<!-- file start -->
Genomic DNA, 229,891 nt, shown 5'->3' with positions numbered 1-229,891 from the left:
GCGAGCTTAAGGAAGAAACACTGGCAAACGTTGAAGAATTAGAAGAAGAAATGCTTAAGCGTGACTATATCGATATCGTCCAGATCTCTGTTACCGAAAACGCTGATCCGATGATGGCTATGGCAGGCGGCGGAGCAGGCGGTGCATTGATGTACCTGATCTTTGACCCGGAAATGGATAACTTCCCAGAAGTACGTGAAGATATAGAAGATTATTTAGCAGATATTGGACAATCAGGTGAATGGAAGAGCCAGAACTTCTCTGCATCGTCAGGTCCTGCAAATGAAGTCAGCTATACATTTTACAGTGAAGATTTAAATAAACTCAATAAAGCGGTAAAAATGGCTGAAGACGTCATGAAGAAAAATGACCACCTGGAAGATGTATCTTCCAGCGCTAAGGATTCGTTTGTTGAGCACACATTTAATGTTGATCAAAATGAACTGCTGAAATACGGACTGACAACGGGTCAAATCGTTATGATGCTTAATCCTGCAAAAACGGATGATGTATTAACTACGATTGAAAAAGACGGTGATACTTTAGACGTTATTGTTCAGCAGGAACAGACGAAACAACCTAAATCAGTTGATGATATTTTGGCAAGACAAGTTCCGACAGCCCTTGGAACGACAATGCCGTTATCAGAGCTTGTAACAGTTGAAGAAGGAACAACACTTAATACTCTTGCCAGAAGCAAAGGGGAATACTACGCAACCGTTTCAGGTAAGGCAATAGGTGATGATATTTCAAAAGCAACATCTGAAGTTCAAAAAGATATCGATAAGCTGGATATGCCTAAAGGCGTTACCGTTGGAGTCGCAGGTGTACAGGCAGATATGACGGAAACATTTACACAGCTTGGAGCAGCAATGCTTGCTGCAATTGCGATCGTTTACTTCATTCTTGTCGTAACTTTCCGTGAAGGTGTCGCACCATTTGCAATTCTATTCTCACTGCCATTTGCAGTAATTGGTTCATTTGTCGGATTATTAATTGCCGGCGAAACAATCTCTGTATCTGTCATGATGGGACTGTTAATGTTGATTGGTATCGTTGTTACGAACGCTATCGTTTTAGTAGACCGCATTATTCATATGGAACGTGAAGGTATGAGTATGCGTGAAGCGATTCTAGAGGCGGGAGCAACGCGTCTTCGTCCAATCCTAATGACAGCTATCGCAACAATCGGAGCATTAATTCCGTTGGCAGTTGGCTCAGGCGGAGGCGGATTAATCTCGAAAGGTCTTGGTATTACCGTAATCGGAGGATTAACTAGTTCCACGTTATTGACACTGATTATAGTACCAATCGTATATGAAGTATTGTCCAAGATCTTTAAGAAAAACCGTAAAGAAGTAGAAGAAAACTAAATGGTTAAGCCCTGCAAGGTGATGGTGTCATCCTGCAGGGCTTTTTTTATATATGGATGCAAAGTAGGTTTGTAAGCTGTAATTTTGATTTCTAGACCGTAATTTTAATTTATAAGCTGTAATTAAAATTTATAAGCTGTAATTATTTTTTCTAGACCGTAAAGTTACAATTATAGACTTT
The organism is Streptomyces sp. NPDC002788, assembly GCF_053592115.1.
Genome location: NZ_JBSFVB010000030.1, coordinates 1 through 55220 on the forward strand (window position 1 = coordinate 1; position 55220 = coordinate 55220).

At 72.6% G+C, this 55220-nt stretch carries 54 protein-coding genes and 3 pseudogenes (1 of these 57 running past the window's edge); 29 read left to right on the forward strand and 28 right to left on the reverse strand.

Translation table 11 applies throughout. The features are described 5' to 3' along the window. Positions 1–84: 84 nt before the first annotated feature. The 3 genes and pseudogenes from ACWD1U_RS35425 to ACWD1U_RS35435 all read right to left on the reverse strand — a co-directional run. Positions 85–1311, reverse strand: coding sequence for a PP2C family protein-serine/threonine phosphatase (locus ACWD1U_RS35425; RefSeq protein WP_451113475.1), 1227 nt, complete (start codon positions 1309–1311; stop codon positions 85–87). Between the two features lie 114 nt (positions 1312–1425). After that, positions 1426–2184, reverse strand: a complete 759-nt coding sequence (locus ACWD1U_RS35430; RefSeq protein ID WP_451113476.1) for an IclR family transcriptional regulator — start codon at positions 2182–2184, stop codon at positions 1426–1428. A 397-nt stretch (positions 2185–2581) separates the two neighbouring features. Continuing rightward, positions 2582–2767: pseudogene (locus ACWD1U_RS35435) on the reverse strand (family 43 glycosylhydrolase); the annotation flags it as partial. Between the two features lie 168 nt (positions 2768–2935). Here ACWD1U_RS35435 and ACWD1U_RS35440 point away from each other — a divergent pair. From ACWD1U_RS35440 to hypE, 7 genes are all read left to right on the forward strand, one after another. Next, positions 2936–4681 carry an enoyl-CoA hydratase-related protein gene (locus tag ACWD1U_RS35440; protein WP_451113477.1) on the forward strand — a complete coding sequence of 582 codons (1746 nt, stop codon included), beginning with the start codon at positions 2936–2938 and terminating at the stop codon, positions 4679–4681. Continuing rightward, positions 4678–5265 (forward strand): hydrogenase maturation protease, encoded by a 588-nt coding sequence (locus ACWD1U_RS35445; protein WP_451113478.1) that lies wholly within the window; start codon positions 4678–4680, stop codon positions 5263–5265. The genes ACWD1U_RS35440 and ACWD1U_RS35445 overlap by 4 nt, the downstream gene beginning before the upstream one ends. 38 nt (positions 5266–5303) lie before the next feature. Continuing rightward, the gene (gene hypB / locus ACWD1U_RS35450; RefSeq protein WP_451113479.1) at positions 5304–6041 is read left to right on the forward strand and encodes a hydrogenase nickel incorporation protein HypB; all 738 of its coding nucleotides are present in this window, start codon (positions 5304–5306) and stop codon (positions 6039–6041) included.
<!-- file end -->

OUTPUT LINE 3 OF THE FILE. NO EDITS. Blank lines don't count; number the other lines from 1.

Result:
The organism is Streptomyces sp. NPDC002788, assembly GCF_053592115.1.